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 From the Journey of Nancy Harmon, Luang Prabang, Laos

And now on to Laos, this sweet gentle country that has suffered so much from US bombing but remains welcoming and hospitable. Luang Prabang is a wonderful mix of culture and beauty, modernity and tradition. The old part of the city, a World Heritage site, hosts many tourists and yet absorbs them well. Yes, the restaurants selling lattes and pizza and the night market are touristy, but still we had our “ancient coffee” under the protective umbrella of the huge old mango tree, surrounded by locals on their way to work and boatmen who had just climbed up from the Mekong with their morning delivery. And we stood silently very early this morning with the women on our street and plopped warm, fresh sticky rice into the alms bowls of hundreds of monks making their way through the rising mists of two rivers and received their blessing in return.

One of the most vibrant and interesting things about Luang Prabang is the development work that is going on there. Today was amazing, spent at @My Library, a non-governmental organization started by Carol Kresge, an American who sees some gaps in the Lao system of education. Our group was greeted this Saturday morning by about 35 young people, mostly from the Hmong tribal minority and mostly male. They were eager to show off their skills and practice their English and we were eager to get to know them. Carol showed us around the small center equipped with computers, board games and books and decorated with photos taken by students, reflecting their lives and experience. Young people flock to this space because they are curious and eager to join the 21st century with ideas and technology their schools do not provide, and Carol encourages every question and interest and constantly looks for new materials to motivate her students.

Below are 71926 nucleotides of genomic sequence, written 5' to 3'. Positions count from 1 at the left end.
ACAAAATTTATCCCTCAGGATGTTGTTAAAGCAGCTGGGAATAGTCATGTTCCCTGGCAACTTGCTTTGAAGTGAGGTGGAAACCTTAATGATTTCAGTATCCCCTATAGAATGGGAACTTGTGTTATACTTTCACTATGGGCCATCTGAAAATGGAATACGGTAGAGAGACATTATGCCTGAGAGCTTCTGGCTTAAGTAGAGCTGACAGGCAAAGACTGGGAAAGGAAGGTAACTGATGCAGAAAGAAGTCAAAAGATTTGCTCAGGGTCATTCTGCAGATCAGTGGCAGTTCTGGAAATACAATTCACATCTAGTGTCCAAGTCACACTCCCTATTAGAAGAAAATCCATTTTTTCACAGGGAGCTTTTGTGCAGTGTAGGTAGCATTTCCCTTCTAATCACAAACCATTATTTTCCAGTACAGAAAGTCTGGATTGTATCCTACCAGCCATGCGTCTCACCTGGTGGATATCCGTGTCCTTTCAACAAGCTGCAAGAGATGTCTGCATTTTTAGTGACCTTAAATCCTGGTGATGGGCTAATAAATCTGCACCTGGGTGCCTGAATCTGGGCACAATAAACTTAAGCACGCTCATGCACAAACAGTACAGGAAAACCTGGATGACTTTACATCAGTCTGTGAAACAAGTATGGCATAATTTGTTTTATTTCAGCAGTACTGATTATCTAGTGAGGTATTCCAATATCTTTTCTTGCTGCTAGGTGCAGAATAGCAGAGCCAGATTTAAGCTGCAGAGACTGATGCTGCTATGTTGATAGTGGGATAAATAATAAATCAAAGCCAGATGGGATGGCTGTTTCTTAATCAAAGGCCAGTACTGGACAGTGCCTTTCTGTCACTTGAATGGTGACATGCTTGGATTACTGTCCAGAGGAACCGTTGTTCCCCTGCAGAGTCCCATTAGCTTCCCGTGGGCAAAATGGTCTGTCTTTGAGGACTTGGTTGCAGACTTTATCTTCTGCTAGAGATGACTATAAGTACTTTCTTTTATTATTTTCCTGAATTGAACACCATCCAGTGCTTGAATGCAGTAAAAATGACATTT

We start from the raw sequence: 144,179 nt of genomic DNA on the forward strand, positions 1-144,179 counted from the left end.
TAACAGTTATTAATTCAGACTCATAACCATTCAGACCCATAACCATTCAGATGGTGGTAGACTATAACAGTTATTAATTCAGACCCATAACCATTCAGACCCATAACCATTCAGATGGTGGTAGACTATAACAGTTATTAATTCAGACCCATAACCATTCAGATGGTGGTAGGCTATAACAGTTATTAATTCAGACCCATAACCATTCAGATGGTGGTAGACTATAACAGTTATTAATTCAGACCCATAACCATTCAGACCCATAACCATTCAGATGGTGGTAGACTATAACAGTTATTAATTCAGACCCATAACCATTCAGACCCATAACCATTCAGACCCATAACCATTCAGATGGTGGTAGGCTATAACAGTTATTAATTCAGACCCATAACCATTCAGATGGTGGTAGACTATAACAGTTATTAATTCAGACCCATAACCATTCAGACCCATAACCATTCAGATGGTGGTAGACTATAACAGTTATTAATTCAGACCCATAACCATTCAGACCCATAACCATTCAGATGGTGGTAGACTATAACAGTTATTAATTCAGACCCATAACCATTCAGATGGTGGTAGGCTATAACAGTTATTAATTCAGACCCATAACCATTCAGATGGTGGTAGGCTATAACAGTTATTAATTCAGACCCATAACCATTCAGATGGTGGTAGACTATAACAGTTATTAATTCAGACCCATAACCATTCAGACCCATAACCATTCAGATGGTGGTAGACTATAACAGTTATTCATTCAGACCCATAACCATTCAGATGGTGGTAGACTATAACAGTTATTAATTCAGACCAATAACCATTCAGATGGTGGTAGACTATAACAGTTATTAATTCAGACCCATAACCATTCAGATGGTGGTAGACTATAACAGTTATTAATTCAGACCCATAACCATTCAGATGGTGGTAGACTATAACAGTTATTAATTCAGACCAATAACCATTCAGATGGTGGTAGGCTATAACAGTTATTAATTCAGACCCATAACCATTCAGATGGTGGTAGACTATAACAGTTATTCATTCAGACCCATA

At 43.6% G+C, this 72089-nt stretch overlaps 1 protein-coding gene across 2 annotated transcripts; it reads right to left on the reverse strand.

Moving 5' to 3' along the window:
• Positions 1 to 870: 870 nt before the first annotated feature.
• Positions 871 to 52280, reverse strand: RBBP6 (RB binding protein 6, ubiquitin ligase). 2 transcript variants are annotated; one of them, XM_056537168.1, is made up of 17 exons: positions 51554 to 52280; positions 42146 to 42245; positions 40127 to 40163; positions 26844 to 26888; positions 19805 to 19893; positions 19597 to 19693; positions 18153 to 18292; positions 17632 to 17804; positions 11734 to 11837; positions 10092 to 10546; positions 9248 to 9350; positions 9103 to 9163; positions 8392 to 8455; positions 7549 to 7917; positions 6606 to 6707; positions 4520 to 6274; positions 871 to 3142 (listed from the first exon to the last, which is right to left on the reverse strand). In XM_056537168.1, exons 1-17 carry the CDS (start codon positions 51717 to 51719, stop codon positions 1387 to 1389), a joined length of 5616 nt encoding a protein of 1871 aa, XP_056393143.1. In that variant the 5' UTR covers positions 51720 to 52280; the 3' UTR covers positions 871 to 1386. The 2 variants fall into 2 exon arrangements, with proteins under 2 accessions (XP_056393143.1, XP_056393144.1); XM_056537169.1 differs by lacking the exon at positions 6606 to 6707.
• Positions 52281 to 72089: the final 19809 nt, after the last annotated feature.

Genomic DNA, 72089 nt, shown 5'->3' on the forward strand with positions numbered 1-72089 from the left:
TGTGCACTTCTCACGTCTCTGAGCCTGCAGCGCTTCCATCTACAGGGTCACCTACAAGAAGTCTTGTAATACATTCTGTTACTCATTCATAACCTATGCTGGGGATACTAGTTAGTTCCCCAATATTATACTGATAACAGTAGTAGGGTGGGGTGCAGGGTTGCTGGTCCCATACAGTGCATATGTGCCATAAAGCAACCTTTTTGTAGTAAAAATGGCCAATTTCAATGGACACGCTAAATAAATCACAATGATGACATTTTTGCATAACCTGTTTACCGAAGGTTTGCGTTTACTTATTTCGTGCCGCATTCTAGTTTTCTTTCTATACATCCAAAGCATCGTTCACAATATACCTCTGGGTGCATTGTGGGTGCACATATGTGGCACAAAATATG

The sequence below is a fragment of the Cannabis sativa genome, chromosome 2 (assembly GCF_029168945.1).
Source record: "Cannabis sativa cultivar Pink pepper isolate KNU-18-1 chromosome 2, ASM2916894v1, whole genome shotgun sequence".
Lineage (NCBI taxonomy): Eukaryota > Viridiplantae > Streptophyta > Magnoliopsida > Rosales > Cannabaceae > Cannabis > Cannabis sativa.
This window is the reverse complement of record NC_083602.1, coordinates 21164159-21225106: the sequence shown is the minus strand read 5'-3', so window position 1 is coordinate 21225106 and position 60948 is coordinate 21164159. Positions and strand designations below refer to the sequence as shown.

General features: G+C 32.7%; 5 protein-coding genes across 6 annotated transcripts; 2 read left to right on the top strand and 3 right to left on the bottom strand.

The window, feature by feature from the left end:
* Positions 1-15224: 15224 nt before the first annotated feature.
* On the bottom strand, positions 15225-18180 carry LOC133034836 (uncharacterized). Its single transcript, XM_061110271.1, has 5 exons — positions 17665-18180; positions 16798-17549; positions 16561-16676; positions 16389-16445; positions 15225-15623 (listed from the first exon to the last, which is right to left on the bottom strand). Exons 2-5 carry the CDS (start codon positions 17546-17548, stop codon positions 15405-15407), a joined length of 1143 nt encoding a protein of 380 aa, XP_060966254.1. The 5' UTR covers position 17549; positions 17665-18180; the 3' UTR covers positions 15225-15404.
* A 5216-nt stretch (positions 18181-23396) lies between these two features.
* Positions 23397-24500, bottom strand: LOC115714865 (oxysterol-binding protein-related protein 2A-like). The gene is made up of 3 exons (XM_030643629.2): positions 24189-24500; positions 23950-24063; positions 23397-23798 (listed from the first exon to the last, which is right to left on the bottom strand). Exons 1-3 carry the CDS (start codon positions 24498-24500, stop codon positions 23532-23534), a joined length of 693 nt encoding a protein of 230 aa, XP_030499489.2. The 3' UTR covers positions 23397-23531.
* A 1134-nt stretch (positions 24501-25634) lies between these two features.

We first presented two used digital cameras that members of the Enchanted Lens Camera Club of New Mexico donated to @My Library. Carol then divided us Americans and her students into small interest groups to converse and explore with one another. One group of students taught some of us about the finer points of digital photography, another played Scrabble, a third worked math problems together, and my group met with our Native American traveler, Marie, for conversation about Marie’s New Mexico Pueblo culture. These students from a SE Asian tribal culture listened with fascination as Marie described the struggles of Native Americans to stay on their land and maintain their culture. Heads nodded and several students spoke of similar experiences as their tribes have been forced to settle into villages and assimilate into the mainstream more and more. We learned that the government no longer allows books to be published in the Hmong language, for example. At the end of an hour, the room buzzed with energy generated from teaching and learning and connecting with one another—and for the students, from winning a Scrabble game!